The slow race to develop UK nuclear power is on
So far the New Year has delivered some cheer to nuclear supporters. Perhaps the best news is the purchase by Toshiba, owners of Westinghouse, for £85m of a controlling 60% stake from Iberdrola/GDF-Suez in what seemed to be the moribund NuGen scheme to build nuclear reactors near Sellafield. We assume that the Government has extended NUGen’s five-year option taken on the Moorfields site in 2008 as Toshiba gets down to complete the licensing process for its AP1000 reactor, which awaited the prospect of UK development.
The move means that there is now real price and delivery competition for EdF at Hinkley Point in Somerset. We hope it is reflected in the eventual cost of three Westinghouse reactors which, with a planned combined capacity of 3400MW, would deliver seven per cent of UK needs.
According to the Daily Telegraph of January 14, Toshiba reckons it would take only four years to build the first reactor, given its modular design used elsewhere in the world. This should place it at an advantage over EdF’s EPR which has experienced early-of-a-kind problems in Finland and at Flamanville in France. Estimates of the two projects put EdF at £16bn and Westinghouse at “at least £10bn”.
We shall see. But at least we now have three active bids to build nuclear power stations in the UK. The UK authorities are moving on the generic design assessment of Hitachi’s advanced boiling water reactor intended for Wylfa, Anglesey, and Oldbury under the Horizon banner. This process is expected to take four years. The first new nuclear power is scheduled from EdF in 2023.
All this is, of course, subject to EU state aids vetting now proceeding in Brussels and the activities of the Irish, who are threatening to sue over any Sellafield development, and obstructive so-called “greens”. You need the patience of Job in the nuclear business.
You also need to avoid crying over spilt milk. We have got to make the best of what we have got – as the speaking note circulated with the December Newsletter tried to do. That cannot, of course, prevent two thoughts about the past.
What a pity we did not replicate Sizewell B in the 1990s as oil and gas poured from every orifice in the North Sea and politicians, in their misplaced greenery, saw nuclear as “economically unattractive”. Those unbuilt stations would have been cheap at the price and we would not now be having the steady drip of speculation as to when the first blackout will occur – or Ministers responding, with fingers and legs crossed, protesting that the lights will not go out.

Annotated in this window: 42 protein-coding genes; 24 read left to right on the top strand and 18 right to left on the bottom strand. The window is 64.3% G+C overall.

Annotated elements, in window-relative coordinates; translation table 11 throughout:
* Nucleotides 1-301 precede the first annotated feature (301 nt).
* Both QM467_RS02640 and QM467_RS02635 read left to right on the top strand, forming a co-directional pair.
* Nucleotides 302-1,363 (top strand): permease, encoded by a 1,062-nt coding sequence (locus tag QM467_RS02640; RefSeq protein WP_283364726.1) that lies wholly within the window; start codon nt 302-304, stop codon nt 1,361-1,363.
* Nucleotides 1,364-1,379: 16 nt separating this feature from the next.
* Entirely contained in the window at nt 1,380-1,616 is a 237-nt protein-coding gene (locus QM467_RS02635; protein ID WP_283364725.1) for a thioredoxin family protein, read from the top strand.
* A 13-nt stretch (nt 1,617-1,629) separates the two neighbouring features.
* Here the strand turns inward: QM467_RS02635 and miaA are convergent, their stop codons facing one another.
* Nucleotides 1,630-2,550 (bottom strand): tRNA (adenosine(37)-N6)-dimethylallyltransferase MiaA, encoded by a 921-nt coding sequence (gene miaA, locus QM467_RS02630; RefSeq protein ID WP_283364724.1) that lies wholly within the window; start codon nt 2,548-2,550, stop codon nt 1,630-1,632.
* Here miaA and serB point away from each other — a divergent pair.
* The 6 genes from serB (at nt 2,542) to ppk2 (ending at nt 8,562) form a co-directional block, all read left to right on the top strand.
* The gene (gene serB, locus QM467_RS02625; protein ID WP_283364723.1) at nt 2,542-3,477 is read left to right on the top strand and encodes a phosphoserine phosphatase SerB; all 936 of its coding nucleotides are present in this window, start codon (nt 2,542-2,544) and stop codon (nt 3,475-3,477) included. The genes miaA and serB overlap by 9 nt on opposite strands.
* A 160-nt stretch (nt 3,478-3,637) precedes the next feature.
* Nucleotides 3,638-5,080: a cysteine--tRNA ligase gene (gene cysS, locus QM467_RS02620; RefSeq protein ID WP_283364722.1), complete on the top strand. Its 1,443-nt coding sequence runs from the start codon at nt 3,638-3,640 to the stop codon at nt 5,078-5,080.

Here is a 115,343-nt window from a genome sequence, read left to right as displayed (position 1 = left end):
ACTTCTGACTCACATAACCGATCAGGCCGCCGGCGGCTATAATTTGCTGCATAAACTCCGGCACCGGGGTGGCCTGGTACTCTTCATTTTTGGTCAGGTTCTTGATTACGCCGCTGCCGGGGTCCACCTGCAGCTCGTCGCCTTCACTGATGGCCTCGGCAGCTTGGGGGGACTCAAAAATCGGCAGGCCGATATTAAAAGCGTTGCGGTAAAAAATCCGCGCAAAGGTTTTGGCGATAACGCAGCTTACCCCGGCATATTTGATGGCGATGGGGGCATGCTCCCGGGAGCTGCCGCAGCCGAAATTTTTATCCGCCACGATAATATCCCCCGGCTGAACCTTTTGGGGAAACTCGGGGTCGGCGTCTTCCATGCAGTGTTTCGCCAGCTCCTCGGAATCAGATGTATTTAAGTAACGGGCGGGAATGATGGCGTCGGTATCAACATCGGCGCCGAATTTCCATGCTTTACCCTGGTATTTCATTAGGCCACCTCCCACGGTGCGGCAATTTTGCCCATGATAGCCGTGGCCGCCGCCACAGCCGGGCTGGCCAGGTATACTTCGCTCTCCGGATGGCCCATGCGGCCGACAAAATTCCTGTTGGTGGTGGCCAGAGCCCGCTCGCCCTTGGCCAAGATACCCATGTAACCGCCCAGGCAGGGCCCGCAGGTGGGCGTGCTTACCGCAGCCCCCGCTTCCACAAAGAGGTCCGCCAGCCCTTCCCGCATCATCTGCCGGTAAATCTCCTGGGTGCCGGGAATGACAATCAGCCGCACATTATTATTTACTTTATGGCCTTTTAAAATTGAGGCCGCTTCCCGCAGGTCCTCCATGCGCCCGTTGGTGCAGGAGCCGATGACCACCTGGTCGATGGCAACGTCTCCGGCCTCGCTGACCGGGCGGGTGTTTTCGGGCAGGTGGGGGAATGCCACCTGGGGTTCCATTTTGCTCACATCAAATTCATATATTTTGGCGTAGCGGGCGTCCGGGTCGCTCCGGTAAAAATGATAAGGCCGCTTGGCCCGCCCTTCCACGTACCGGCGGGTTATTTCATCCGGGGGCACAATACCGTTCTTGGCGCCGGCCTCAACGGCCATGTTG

Toshiba’s bid for the West Cumbrian development also puts the Government- enforced sale by BNFL of its Westinghouse asset in the category of Ministerial disasters to rank with Gordon Brown’s sale of gold reserves at the wrong market moment. We had a perfectly serviceable modern reactor of our own and then damn near gave it away in 2006 to the Japanese for under £3bn.
If they can do this, is it any wonder that our political establishment have produced such a useless energy policy under which we now labour?
The month under review
This brings us to the two other main developments of the past month:
• – more evidence of growing disenchantment with renewables
• – by extension, growing criticism of UK and EU energy policies, in so far as they can be separated.
The eu’s half u-turn
Almost as interesting as Toshiba’s purposeful entry into the UK nuclear scene is the EU’s U-turn of sorts on renewable targets. These have probably done more than anything else to distort and ridicule energy policy over recent years and raise its cost to consumers.
In fact, this month has seen the EU come to repentance in a big way: another
report admitted that the single currency is fuelling inequality and loss of
sovereignty and has led to increased unemployment and social hardship. It is
always encouraging to see the scales falling from our governors’ eyes.
But back to renewables. On January 23 the press reported, sometimes in a very convoluted way, that the EU’s ardour for renewables seemed to be cooling a bit. Apparently, it is abandoning its current system of setting mandatory national targets for renewables, leaving member-states to decide how to achieve a 40% reduction in CO2 emissions (on 1990) by 2030. It will still have a target for 27% of EU energy from renewables by 2030 but will somehow leave nation- states to decide how to achieve it. This is classical EU progress by fudge.
Nonetheless, it enabled Ed Davey, Energy Secretary, to be seen as victor over Germany, France and Italy who wanted national targets for renewables and to hail the “flexibility”of the “technology neutral approach”.
Yet the meeting was hardly over before industry was quibbling. While welcoming the 40% emissions target, Foratom, the Brussels-based organisation representing nuclear power, and Westinghouse argued that the deal did not represent “technology neutrality”. Foratom said it did not recognise nuclear’s role in producing two-thirds of Europe’s low carbon electricity at competitive prices. Westinghouse said setting an EU target for renewables could result in unfair competition, higher costs and “unworkable market mechanisms”.
We shall see whether the EU is making progress crabwise or not at all.
Meanwhile, all this manoeuvring leaves us with two facts: 1) Britain has already gaily committed itself unilaterally to a tougher 50% reduction in greenhouse gas emissions by 2025; and 2) the consequences of the 2009 directive that set the objective of ensuring 20% of energy used by 2020 would come from renewables, with Britain’s target of 15% of its total energy use to be met by renewables by the end of this decade.
It can only be that directive – as distinct from prudent, rational, practical government – that still has Ministers pushing the two most expensive generating options – offshore wind and solar – as if it were the sensible thing to do.
In short, sanity is delayed, though we nuclear folk would be churlish not to welcome a testing target for CO2 reduction by 2030. The only way it is ever likely to be achieved against a background of consistently missed CO2 reduction goals is by going nuclear. We shall soon find out whether the UK and Europe are really serious about acting on whatever credible evidence exists of man- made global warming.